The district court granted Landmark's motion for an extension of time and ordered Ambler to respond to Landmark's discovery requests. The court admonished Ambler for his lack of communication: "The Court takes seriously Counsel's responsibility to return calls, correspondence and requests for cooperation and will take a dim view of any demonstrated failures in that regard." Disc. Order, Doc. 16.1 Notwithstanding the court's order and [*5] warning, Ambler failed to respond to Landmark's discovery requests by the court's deadline. Landmark filed for a second for extension of time and later supplemented its motion, noting that Danubis and Ambler had still not responded to Landmark's discovery requests. The court then scheduled a status conference.
1 Citations to "Doc." refer to docket entries in the district court record in this case.
Ambler appeared at the status conference and apologized for his lack of responsiveness and violation of the court order, explaining that personal issues prevented him from responding to Landmark's discovery requests. The court ordered Danubis to respond to Landmark's discovery requests within seven days, a deadline Danubis met. In total, Ambler's failure to respond and violation of court order with regard to jurisdictional discovery resulted in a two month delay in the case.
With diversity jurisdiction established, the court entered a Case Management and Scheduling Order setting three deadlines: for providing initial disclosures pursuant to Federal Rule of Civil Procedure 26, for amending pleadings, and for the close of discovery. The order warned that the court "will impose sanctions on any party or attorney . . . who  fails to comply with this order." Case Management Order, Doc. 36 at 12-13. It further noted [*6] that the "[s]anctions may include but are not limited to an award of reasonable attorney's fees and costs, the striking of the pleadings, the entry of default, the dismissal of the case, and a finding of contempt of court." Id.
Landmark timely served discovery requests on Danubis. On the day Danubis's responses were due, Ambler moved for a 30 day extension on Danubis's behalf, which the magistrate judge denied. Instead, the magistrate judge admonished Ambler and ordered Danubis to respond to Landmark's discovery requests within 14 days. Ambler and Danubis continued to ignore Landmark's requests and the court's orders. Landmark therefore filed a series of motions to compel responses to its discovery requests and Danubis's initial disclosures, which were now five months late.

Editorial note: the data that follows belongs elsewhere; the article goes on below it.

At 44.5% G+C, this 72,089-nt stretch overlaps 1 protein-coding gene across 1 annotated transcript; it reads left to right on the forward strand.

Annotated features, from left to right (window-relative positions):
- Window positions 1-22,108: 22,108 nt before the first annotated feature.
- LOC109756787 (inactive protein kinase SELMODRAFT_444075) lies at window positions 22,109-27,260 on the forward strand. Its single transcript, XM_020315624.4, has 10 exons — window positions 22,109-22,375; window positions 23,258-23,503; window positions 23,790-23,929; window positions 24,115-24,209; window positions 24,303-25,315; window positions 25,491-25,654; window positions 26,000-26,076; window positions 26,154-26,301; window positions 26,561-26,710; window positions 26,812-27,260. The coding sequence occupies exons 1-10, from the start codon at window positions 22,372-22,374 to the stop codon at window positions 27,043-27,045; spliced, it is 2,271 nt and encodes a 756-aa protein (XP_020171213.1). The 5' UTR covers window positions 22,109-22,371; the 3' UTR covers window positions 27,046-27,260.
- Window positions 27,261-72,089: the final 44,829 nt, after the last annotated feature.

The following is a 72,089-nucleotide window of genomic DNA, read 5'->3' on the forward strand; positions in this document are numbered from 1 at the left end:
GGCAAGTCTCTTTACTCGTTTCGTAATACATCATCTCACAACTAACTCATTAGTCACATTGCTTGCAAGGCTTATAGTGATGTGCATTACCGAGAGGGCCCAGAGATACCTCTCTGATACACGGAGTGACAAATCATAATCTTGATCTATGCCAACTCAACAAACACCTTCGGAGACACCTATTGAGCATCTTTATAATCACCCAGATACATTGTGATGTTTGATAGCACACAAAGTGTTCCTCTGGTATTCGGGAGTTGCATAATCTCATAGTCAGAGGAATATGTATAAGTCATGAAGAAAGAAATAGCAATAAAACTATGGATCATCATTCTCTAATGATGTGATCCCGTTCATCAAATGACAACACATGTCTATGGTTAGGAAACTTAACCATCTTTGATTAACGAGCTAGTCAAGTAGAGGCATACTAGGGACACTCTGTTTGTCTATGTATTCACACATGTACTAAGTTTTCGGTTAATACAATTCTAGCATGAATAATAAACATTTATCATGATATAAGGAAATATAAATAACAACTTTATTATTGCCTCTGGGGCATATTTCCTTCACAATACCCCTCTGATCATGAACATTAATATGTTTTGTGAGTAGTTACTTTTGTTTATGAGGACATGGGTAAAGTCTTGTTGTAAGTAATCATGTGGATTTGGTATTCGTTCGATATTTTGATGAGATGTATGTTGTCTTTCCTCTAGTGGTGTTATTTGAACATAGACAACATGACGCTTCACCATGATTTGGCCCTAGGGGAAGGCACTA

In response to Landmark's motions, the magistrate judge entered an order to show cause demanding that Ambler and Danubis explain why the action should not be dismissed for failure to prosecute. In response to a separate motion filed by Landmark, the magistrate judge warned: "Plaintiff is reminded that failure to provide discovery and cooperate in the process is not without consequence, and the Court will not hesitate to impose [*7] sanctions (which may include an award of fees and expenses in addition to dismissal of the case) to the extent Plaintiff's conduct hinders the orderly flow of discovery." Landmark Disc. Extension Order, Doc. 63 at 2.
Danubis filed no response to any of Landmark's motions to compel, but did respond to the show cause order. The response contended that Danubis had timely served objections to Landmark's discovery requests, Danubis did not need to serve initial disclosures because Landmark already had all relevant documentation before the litigation began, and Ambler was unresponsive because he was involved in another matter that monopolized his time. Ambler also attached new discovery responses that were unverified and unsigned by his client.
The magistrate judge determined that although Danubis and Ambler were "dilatory in prosecuting this action," they had not abandoned it. Mot. to Compel Order, Doc. 70 at 2. The magistrate judge concluded however that because Danubis had acted in bad faith, sanctions were warranted. Specifically, the order noted that: (1) Danubis/Ambler's belief that Landmark already possessed all relevant documents did not obviate the requirement that Danubis serve initial [*8] disclosures, (2) Danubis's failure to respond to Landmark's motions to compel rendered Danubis's objections to Landmark's discovery requests waived or overruled, (3) tendering unsworn discovery responses failed to comply with the Federal Rules of Civil Procedure, and (4) Ambler failed to take responsibility for his deficiencies throughout the litigation. The magistrate judge granted each of Landmark's motions to compel, setting deadlines for Danubis's compliance. The magistrate judge cautioned that "failure to comply with the terms of this Order may result in the imposition of sanctions, which may include the striking of pleadings and dismissal of the claim." Mot. to Compel Order, Doc. 70 at 5 (emphasis omitted). The magistrate judge also awarded Landmark costs associated with each motion to compel under Federal Rule of Civil Procedure 37.